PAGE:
Spectacular timber roof construction for The Macallan

A rendering of the spectacular timber roof construction fot The Macallan. Photo by Rogers Stirk Harbour + Partners

Austrian-based engineered timber specialist, WIEHAG, has commenced plans to to build a spectacular Glulam timber roof structure for the prestigious Macallan Distillery in Scotland. The sustainable green roof is stretched over five domes, mounted on an engineered timber roof sub-structure and consist of five domes with a projecting canopy.

For the first time, this project sees UK WIEHAG’s innovative roof decks being used in conjunction with the Glulam beams.

“The complex geometry certainly leads to logistics and design challenges, but with our parametric design, CNC machinery and advanced barcode based production system we fully manage the process from start to finish to ensure we meet program timescales as well as our exacting standards of quality & service,” says Johannes Rebhahn, Managing Director of the new Wiehag UK Ltd.

He also adds, “The new Wiehag office in Goswell Road, London is the logical result of the numerous projects we have successfully completed in the UK and clearly demonstrates our commitment & ambition to the UK market”. 

Photo by Rogers Stirk Harbour + Partners

Details about the construction

The building dimensions are 63x207m, which makes it the largest and most complex timber roof ever constructed in Scotland.

Under the hills, there is a raised octagon-shaped CHS steel structure supporting the glulam structure, with steel and concrete supporting the roof at its perimeter.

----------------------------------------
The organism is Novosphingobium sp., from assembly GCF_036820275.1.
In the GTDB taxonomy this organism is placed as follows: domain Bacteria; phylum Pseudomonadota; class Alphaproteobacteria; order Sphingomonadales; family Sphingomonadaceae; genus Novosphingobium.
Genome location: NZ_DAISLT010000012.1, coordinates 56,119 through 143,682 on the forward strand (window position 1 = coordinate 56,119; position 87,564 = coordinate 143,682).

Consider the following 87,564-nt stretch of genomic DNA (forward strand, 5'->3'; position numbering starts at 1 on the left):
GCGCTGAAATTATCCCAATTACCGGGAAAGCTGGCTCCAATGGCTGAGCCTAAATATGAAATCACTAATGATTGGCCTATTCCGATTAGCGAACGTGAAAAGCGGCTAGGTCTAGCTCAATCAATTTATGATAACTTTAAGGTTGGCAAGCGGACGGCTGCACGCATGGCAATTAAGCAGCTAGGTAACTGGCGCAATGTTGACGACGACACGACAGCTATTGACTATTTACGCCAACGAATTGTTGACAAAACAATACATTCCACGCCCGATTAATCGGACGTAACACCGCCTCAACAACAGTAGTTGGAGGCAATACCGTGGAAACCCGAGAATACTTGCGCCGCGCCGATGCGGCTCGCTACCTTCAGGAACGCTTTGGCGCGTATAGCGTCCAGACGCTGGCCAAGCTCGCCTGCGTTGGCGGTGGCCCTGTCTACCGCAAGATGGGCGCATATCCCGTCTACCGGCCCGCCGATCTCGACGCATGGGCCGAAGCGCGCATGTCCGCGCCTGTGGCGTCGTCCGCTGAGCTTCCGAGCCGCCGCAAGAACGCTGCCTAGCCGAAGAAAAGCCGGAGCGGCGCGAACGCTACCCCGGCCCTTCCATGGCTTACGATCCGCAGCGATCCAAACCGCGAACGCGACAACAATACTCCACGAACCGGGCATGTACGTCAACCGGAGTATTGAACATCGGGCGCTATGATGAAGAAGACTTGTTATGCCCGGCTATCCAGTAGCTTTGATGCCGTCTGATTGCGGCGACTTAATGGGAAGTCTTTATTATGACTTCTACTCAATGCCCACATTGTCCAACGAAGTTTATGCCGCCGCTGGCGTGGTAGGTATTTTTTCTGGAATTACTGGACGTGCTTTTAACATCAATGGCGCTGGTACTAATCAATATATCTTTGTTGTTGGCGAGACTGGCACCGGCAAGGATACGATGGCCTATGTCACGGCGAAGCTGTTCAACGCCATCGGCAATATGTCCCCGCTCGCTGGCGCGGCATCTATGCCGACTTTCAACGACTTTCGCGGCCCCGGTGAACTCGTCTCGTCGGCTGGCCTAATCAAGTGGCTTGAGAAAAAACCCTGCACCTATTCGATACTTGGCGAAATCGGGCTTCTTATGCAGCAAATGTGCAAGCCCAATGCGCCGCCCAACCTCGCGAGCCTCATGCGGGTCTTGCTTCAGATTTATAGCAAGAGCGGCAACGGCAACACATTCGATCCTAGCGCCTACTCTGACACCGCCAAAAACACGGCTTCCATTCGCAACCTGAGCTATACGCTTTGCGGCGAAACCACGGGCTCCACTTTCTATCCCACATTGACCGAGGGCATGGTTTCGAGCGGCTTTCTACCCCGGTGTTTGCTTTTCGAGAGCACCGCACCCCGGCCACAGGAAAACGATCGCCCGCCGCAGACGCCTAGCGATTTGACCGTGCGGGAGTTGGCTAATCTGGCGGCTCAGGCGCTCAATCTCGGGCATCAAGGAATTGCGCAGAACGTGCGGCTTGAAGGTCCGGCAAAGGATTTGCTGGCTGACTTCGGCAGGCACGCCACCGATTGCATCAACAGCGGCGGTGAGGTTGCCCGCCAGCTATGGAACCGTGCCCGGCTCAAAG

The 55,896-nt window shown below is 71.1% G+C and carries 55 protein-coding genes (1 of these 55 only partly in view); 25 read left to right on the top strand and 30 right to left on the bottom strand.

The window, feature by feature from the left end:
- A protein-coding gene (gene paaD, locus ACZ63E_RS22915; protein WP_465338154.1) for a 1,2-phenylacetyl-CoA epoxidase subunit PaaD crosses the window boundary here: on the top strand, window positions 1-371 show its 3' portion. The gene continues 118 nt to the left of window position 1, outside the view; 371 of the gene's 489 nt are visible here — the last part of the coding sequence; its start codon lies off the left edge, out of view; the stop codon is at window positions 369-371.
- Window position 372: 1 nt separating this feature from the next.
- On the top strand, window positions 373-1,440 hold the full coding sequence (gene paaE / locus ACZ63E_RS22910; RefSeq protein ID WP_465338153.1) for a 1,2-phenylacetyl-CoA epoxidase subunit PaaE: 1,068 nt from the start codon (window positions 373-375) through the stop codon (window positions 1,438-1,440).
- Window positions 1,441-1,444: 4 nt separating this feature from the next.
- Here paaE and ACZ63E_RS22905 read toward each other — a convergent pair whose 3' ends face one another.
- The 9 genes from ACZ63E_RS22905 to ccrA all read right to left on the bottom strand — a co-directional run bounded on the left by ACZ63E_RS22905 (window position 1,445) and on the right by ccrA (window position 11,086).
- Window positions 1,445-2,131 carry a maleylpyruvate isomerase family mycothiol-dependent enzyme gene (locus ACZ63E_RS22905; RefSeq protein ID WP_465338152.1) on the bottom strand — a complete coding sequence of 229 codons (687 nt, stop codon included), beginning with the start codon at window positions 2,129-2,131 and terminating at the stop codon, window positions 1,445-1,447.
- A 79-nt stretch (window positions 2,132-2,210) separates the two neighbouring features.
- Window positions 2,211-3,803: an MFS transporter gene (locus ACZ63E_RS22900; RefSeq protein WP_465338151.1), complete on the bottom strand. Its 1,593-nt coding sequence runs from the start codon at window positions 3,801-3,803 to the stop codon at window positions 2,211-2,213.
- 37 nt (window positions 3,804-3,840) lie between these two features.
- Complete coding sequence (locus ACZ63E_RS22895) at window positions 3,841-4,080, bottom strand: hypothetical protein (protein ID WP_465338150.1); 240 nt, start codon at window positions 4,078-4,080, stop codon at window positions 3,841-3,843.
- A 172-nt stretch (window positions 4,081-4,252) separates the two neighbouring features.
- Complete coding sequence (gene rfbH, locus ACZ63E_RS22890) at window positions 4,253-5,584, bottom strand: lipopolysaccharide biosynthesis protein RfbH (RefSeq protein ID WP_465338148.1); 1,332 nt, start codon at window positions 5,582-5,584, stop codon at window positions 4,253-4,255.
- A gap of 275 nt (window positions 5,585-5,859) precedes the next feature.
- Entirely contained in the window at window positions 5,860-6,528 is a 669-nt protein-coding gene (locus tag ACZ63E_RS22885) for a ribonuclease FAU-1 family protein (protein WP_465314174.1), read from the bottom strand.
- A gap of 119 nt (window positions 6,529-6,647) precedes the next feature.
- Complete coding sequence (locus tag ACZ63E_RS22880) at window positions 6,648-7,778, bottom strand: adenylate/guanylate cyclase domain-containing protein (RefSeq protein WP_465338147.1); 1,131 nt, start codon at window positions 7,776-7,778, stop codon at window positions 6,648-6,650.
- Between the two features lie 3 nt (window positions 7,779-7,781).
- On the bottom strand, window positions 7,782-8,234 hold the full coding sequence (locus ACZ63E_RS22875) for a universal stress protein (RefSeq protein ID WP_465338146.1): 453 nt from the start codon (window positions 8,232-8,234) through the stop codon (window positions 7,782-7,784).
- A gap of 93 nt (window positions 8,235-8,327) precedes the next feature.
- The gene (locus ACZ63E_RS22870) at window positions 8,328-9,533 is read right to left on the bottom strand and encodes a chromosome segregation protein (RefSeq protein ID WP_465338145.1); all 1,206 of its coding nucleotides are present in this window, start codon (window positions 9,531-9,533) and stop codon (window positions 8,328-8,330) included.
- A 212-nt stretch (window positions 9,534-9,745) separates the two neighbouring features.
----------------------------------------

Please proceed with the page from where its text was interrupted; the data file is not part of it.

Whilst the green Sedum roof mirrors the local topography and helps blend in sympathetically with the surrounding landscape, the structure must fulfill the Architects intention that it’s read as a manmade construction rather than a natural occurring. And so its geometry must not have perfect curved surfaces, but instead is formed with a facetted 3x3m waffle grid structure.

Wiehag will also produce curved Glulam beams, which will be machined to form the unusual facetted kinked shape.

The 200mm wide Glulam beams have a 160mm wide Glulam core with 2x20mm structural LVL (laminated veneer lumber) cheeks on either side. The LVL cheeks form a channel at each bottom face of the beams, and the bottom face of the Glulam core is beveled to mirror the organic hilly geometry, as well as forming an exceptional neat detail when four beams meet at a junction.

Wiehag’s prefab roof deck is built up with a LVL ceiling, timber joists and OSB panel on top, which serves as the base for the 12,300m2 green roof.

Limited access due to some of the already installed process equipment has resulted in Wiehag inventing temporary propping towers made of very slim block glued Glulam in lieu of traditional bulky scaffold towers. These innovative towers are designed to take 30 tonnes of vertical loadings.

Details about the project

Client:                                            Edrington

Architect: Rogers                             Stirk Harbour + Partners

Main contractor:                              Robertson Construction Group

Engineer:                                        Arup 
Design, supply and install

of the timber roof:                           WIEHAG GmbH

Total building costs:                         £100,000,000

Construction schedule:                     WIEHAG April to December 2016

General Construction Schedule:         April 2015 to May 2017 (planned opening)

Source: Timbe Construction